It’s definition is beyond the scope of this blog post; refer to the source code on github instead. With this function in hand however deserialization is no longer difficult:

getAct :: RTTI Fn a -> Get (Fn a)
getAct = go
    go :: RTTI Fn a -> Get (Fn a)
    go r@RttiFnDD = do
      tag <- getWord8
      case tag of
        0   -> return Exp
        1   -> return Sqrt
        255 -> goComp r
        _   -> error "invalid tag"
    go r@RttiFnII = do
      tag <- getWord8
      case tag of
        0   -> Mod <$> get
        255 -> goComp r
        _   -> error "invalid tag"
    go r@RttiFnDI = do
      tag <- getWord8
      case tag of
        0   -> return Round
        255 -> goComp r
        _   -> error "invalid tag"

    goComp :: RTTI Fn '(a,c) -> Get (Fn '(a,c))
    goComp rAC = do
      RttiComp rBC rAB <- getRttiComp rAC
      reflectRTTI rBC $ reflectRTTI rAB $
        Comp <$> go rBC <*> go rAB

We can define the corresponding Binary instance for Fn simply using

instance HasRTTI Fn a => Binary (Fn a) where
  put = putAct rtti
  get = getAct rtti

If desired, a specialized instance for HList Fn can be defined that relies only on RTTI, just like we did for Val (left as exercise for the reader).


Giving type class instances for GADTs, in particular for type classes that produce values of these GADTs (deserialization, translation from Java values, etc.) can be tricky. If not kept in check, this can result in a code base with a lot of unnecessarily complicated function signatures or frequent use of explicit computation of evidence of type class instances. By using run-time type information we can avoid this, keeping the code clean and allowing programmers to focus at the problems at hand rather than worry about type classes instances.

PS: Singletons

RTTI looks a lot like singletons, and indeed things can be set up in such a way that singletons would do the job. The key here is to define a new kind for the type indices; for example, instead of

data Val :: * -> * where
  VI :: Int    -> Val Int
  VD :: Double -> Val Double

we’d write something like

data U = Int | Double

data instance Sing (u :: U) where
  SI :: Sing 'Int
  SD :: Sing 'Double

data Val :: U -> * where
  VI :: Int    -> Val 'Int
  VD :: Double -> Val 'Double

instance SingI u => Binary (Val u) where
  put (VI i) = put i
  put (VD d) = put d

  get = case sing :: Sing u of
          SI -> VI <$> get
          SD -> VD <$> get

In such a setup singletons can be used as RTTI. Which approach is preferable depends on questions such as are singletons already in use in the project, how much of their infrastructure can be reused, etc. A downside of using singletons rather than a more direct encoding using RTTI as I’ve presented it in this blog post is that using singletons probably means that some kind of type level decoding needs to be introduced (in this example, a type family U -> *); on the other side, having specific kinds for specific purposes may also clarify the code. Either way the main ideas are the same.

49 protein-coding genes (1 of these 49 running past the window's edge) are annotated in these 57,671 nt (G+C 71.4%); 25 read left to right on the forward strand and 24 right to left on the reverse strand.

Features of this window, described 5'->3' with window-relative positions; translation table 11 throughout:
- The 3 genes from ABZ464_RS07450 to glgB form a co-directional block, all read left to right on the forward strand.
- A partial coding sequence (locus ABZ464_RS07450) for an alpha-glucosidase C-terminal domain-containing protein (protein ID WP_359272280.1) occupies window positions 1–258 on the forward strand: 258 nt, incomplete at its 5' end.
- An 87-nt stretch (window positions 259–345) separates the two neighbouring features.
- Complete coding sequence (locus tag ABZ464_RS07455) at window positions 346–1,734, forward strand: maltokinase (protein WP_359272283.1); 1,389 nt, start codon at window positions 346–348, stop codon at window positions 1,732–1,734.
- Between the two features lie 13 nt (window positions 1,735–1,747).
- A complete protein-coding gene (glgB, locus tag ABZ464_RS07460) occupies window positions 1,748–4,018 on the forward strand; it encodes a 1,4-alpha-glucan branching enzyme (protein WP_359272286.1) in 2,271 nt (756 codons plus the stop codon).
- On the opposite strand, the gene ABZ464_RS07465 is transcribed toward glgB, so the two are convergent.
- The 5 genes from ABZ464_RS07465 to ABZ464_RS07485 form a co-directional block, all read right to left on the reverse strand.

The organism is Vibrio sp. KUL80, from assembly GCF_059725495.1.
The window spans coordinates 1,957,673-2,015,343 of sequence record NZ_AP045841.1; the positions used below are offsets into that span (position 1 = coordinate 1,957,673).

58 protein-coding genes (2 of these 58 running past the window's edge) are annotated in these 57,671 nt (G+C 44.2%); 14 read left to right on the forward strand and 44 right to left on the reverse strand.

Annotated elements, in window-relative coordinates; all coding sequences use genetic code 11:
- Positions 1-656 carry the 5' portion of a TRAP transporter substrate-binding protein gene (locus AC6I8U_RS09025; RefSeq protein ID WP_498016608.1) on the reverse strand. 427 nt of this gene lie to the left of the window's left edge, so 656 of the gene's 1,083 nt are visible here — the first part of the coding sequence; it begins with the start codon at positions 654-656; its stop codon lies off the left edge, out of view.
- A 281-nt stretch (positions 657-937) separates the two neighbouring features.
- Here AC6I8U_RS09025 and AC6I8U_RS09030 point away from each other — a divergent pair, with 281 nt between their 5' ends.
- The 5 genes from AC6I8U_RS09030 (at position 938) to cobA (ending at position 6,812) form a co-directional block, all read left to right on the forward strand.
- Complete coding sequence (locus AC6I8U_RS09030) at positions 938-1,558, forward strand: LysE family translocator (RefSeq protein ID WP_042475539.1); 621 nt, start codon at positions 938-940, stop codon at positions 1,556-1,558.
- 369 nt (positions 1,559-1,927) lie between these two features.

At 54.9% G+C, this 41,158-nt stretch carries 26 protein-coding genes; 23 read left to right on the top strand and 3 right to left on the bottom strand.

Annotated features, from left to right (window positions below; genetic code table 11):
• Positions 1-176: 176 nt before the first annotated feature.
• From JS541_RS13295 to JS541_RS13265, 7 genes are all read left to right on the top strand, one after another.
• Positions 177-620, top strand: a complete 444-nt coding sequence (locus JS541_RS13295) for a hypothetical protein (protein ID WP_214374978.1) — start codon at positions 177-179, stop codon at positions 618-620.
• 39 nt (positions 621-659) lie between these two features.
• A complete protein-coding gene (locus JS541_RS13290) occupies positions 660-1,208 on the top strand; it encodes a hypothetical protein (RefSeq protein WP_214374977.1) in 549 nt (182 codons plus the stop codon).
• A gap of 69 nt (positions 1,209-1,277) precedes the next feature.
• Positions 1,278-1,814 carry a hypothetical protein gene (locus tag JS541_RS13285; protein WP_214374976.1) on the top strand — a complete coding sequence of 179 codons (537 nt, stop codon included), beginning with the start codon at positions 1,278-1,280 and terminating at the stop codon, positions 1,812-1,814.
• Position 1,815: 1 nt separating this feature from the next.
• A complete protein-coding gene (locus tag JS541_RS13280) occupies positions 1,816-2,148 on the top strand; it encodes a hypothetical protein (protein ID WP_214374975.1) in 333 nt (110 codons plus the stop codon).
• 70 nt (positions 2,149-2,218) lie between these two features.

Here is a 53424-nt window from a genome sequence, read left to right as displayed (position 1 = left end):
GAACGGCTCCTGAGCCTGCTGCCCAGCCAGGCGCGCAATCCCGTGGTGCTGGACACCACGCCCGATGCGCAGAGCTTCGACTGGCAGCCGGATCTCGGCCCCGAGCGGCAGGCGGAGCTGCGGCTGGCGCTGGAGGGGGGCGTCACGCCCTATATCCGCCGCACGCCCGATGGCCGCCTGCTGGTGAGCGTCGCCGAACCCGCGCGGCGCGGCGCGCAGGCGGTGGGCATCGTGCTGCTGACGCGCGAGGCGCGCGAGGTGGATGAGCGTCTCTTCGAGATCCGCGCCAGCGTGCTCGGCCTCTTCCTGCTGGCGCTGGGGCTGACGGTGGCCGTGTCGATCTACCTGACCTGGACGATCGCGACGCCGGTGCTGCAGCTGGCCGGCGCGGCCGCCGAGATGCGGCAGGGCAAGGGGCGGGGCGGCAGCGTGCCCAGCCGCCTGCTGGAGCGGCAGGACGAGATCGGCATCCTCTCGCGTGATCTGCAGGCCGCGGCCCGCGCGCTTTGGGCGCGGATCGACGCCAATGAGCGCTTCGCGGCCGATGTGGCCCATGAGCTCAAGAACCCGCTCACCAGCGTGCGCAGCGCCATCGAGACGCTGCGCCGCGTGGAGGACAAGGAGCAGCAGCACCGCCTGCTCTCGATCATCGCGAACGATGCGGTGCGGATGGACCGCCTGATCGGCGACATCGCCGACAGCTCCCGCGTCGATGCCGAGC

by edsko at June 15, 2017 09:48 AM

Mark Jason Dominus

Base-4 fractions in Telugu

Rik Signes brought to my attention that since version 5.1 Unicode has contained the following excitingly-named characters:



I looked into this a little and found out what they are for. It makes a lot of sense! The details were provided by “Telugu Measures and Arithmetic Marks” by Nāgārjuna Venna.

Telugu is the third-most widely spoken language in India, spoken mostly in the southeast part of the country. Traditional Telugu units of measurement are often divided into four or eight subunits. For example, the tūmu is divided into four kuṁcamulu, the kuṁcamulu, into four mānikalu, and the mānikalu into four sōlalu.

These days they mainly use liters like everyone else. But the traditional measurements are mostly divided into fours, so amounts are written with a base-10 integer part and a base-4 fractional part. The characters above are the base-4 fractional digits.

To make the point clearer, I hope, let's imagine that we are using the Telugu system, but with the familar western-style symbols 0123456789 instead of the Telugu digits ౦౧౨౩౪౫౬౭౮౯. (The Telugu had theirs first of course.) And let's use 0-=Z as our base-four fractional digits, analogous to Telugu ౦౼౽౾. (As in Telugu, we'll use the same zero symbol for both the integer and the fractional parts.) Then to write the number of gallons (7.4805195) in a cubic foot, we say


which is 7 gallons plus one (-) quart plus three (Z) cups plus two (=) quarter-cups plus three (Z) tablespoons plus zero (0) drams, a total of 7660 drams almost exactly. Or we could just round off to 7.=, seven and a half gallons.

(For the benefit of readers who might be a bit rusty on the details of these traditional European measurements, I should mention that there are four drams in a tablespoon, four tablespoons in a quarter cup, four quarter cups in a cup, four cups in a quart, and four quarts in a gallon, so 4⁵ = 1024 drams in a gallon and 7.4805195·4⁵ = 7660.052 drams in a cubic foot. Note also that these are volume (fluid) drams, not mass drams, which are different.)

We can omit the decimal point (as the Telegu did) and write


and it is still clear where the integer part leaves off and the fraction begins, because we are using special symbols for the fractional part. But no, this isn't quite enough, because if we wrote 20ZZ= it might not be clear whether we meant 20.ZZ= or 2.0ZZ=.

So the system has an elaboration. In the odd positions, we don't use the 0-=Z symbols; we use Q|HN instead. And we don't write 7-Z=Z0, we write


This is always unambiguous: 20.ZZ= is actually written 20NZH and 2.0ZZ= is written 2QZN=, quite different.